The Yellow-billed Babbler or White-headed Babbler (Turdoides affinis) is endemic to southern India and Sri Lanka. It is distinctive in having its head and neck a dingy greyish–white.
The rest of its plumage is an ashy brown colour. The tail has a broad dark tip. The eye is a bluish white. The bill, eye patch and legs are a whitish yellow.
It is very similar to the Jungle babbler, and lives in flocks or about 10 or more birds. They can be seen in noisy excitable parties, feeding on the ground but flying up into the trees when disturbed, hopping from branch to branch and flying singly in extended file.
They can be associated with larger groups including the Rufous tree-pies, Drongos etc. Their call is a loud whispering chatter, more musical than that of the Jungle Babbler .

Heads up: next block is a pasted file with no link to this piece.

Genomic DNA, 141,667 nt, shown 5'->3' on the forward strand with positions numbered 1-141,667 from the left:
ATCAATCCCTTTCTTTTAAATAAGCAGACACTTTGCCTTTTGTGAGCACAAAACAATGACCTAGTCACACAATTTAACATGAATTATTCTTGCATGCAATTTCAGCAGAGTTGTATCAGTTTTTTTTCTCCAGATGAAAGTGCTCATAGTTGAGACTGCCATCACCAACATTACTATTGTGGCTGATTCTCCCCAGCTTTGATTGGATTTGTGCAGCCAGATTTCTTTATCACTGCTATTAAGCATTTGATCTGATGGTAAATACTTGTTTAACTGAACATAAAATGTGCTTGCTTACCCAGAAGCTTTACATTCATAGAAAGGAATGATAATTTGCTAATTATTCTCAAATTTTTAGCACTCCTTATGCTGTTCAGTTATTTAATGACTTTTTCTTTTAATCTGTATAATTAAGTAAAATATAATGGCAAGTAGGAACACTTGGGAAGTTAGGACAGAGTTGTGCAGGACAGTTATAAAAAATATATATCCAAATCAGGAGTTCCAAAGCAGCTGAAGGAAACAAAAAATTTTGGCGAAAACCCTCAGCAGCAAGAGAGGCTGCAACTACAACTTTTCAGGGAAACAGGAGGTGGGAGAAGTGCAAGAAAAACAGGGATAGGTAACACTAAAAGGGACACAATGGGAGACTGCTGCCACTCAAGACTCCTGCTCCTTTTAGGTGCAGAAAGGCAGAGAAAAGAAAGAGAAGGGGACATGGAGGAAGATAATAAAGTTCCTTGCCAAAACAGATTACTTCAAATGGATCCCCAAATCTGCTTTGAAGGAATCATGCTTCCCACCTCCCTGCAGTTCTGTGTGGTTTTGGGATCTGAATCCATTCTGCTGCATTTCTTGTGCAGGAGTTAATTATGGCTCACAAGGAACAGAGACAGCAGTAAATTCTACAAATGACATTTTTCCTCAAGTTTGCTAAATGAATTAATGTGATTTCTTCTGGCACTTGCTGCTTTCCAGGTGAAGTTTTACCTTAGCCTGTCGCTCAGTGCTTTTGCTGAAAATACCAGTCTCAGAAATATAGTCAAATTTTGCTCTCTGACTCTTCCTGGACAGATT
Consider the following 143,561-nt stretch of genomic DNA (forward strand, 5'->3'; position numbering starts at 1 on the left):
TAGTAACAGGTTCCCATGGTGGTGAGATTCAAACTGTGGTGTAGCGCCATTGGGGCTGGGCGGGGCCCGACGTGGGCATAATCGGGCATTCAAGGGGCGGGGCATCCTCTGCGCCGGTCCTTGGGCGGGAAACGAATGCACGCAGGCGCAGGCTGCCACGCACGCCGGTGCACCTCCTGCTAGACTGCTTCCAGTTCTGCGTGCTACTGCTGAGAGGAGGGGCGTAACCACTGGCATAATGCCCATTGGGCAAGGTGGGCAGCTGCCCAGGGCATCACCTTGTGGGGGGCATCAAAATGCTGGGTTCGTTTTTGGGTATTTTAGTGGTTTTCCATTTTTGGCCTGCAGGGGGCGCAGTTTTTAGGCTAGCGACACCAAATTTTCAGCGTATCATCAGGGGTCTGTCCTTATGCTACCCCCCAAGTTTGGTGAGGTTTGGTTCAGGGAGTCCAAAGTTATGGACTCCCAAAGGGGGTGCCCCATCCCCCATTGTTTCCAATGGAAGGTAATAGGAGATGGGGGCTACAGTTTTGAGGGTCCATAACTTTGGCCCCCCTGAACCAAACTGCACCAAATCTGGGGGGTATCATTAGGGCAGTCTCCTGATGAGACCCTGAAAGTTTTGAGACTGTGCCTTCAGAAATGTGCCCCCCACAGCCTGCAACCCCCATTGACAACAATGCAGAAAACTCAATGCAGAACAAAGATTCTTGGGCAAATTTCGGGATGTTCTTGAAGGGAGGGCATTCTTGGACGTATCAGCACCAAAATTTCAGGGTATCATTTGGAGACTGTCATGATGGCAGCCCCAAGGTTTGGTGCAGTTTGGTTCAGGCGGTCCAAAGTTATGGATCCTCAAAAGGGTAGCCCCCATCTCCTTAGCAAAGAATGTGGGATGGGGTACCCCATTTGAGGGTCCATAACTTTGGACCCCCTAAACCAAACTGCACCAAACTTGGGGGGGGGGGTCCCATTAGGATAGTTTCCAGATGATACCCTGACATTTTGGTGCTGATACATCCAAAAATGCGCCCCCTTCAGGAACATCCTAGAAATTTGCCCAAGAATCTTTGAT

They feed mostly on insects and nectar but are also known to take larger prey such as lizards. They are not strong fliers and usually glide from the top of trees to another or to the ground.
They have an extended breeding season lasting most throughout the year but the majority of the eggs are laid from March to July. The nest is a large clump of root twigs and grass built low in thorny shrubs and bushes.
|Date:||12th June, 2011|
|Time:||Morning; 8:30 AM|
|Other Details:||Seen in a flock close to a flock of Green Bee-eaters.|